An Arkansas man photographed with his feet on a desk in House speaker Nancy Pelosi’s office after joining the mob that stormed the US Capitol in 2021 was sentenced on Wednesday, May 24, to four and a half years in prison.
Richard Barnett, 63, was leaning back in a chair with his boots propped up on a desk in the office of the Democratic politician when he had his picture taken by an AFP photographer. The photo became one of the iconic images of the January 6, 2021 insurrection.
Barnett had joined supporters of then-president Donald Trump who stormed Congress to shut down the legislature as it convened to certify Democrat Joe Biden as the next US president.
A Washington jury convicted Barnett in January on eight counts including obstructing Congress’s certification of the election, illegally entering the Capitol and disorderly conduct with a dangerous weapon – an electric stun device disguised as a walking stick.
Prosecutors had asked Judge Christopher Cooper for a sentence of seven years in prison. In their sentencing memo, prosecutors said Barnett did not show any remorse and had “sought to profit from his notoriety and criminal conduct” by selling “autographed photos of himself in the Speaker’s office suite.”
Barnett’s defense attorney had asked the judge to impose a sentence of 12 months. Barnett, described in court filings as a supporter of the QAnon conspiracy theory alleging a global liberal plot to kidnap children, had defended his actions as an exercise of his constitutional right to protest.
But while in Pelosi’s office he wrote a crude message to her. “I left her a note on her desk that says ‘Nancy, Bigo was here, you bitch,'” he told reporters, using his nickname.
More than 1,000 people have been arrested for taking part in what prosecutors have called an insurrection to keep Trump in the White House after his election loss. Most of them face charges of illegally entering the Capitol or causing property damage, but some 350 have been charged with assaulting law enforcement officers or resisting arrest and more than 50 with serious conspiracy crimes.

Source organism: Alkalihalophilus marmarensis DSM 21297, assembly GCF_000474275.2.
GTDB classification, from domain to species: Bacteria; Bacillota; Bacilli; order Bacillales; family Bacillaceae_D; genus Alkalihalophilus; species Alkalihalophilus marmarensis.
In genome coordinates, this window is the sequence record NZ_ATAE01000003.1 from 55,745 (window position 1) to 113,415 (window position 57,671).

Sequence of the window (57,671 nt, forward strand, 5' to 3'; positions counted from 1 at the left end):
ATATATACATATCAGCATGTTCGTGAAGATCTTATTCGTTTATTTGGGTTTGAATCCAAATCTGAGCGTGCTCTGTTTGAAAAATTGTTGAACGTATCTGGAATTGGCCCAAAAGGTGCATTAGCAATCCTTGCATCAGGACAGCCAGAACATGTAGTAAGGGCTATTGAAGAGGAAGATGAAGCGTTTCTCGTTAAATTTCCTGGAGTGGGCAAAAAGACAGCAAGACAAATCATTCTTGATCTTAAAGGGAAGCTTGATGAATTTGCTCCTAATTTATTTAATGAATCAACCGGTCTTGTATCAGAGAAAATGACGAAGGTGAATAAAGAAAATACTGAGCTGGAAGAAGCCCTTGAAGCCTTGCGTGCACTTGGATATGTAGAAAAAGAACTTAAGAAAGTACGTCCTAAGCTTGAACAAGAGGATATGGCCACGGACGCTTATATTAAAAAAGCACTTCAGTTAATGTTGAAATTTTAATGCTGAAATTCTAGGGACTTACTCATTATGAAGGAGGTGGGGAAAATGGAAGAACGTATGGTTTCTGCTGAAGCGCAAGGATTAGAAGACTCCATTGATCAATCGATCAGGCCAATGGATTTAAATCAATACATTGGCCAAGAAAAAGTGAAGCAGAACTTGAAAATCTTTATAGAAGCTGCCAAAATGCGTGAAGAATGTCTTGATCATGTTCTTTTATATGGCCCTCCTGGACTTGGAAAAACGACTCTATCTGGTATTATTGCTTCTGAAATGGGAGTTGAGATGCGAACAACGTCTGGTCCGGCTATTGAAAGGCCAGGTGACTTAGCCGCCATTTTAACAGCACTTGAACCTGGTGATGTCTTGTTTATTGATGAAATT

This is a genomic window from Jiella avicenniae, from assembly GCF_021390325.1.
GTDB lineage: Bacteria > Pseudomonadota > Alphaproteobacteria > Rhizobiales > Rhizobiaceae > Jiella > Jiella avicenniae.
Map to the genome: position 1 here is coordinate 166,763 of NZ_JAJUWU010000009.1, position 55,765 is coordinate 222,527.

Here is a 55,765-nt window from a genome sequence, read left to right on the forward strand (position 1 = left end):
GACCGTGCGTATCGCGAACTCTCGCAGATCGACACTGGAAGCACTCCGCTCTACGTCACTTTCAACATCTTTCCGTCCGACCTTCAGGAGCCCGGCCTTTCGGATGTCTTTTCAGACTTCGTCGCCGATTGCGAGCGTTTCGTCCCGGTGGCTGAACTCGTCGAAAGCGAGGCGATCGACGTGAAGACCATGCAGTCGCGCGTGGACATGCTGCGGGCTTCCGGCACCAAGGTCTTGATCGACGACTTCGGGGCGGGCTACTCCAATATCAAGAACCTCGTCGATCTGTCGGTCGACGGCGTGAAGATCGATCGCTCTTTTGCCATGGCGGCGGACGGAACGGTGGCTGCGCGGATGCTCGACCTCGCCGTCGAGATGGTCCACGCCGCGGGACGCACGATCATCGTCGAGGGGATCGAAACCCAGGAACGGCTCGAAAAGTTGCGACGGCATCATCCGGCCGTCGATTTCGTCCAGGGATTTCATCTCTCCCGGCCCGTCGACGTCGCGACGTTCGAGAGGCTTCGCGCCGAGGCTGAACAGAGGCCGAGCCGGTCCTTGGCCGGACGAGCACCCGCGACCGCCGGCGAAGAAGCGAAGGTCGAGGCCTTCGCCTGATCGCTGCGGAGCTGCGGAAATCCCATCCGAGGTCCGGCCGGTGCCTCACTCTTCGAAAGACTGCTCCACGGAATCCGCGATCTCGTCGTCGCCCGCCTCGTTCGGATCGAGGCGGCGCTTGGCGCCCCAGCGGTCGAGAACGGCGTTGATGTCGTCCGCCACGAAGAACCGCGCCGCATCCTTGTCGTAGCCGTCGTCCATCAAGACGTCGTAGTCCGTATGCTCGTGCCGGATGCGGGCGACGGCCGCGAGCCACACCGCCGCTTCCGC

Oath Keepers founder to be sentenced
Stewart Rhodes, the founder of the far-right Oath Keepers militia, was found guilty of the rarely used charge of seditious conspiracy in November and is to be sentenced on Thursday. Prosecutors have requested a sentence of 25 years for the 57-year-old Rhodes, a Yale-educated former soldier.
During a nearly two-week trial in Washington, prosecutors said Rhodes and other members of the Oath Keepers “concocted a plan for an armed rebellion…plotting to oppose by force the government of the United States.”
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The Oath Keepers were accused of stocking weapons at a hotel near Washington and joining the crowd that stormed the Capitol in a bid to block the certification by Congress of Biden’s election victory.
Prosecutors showed the jury text messages between Rhodes and his followers that called for action if Trump himself failed to act. Rhodes did not personally enter the Capitol but directed his followers like a battlefield general, prosecutors said.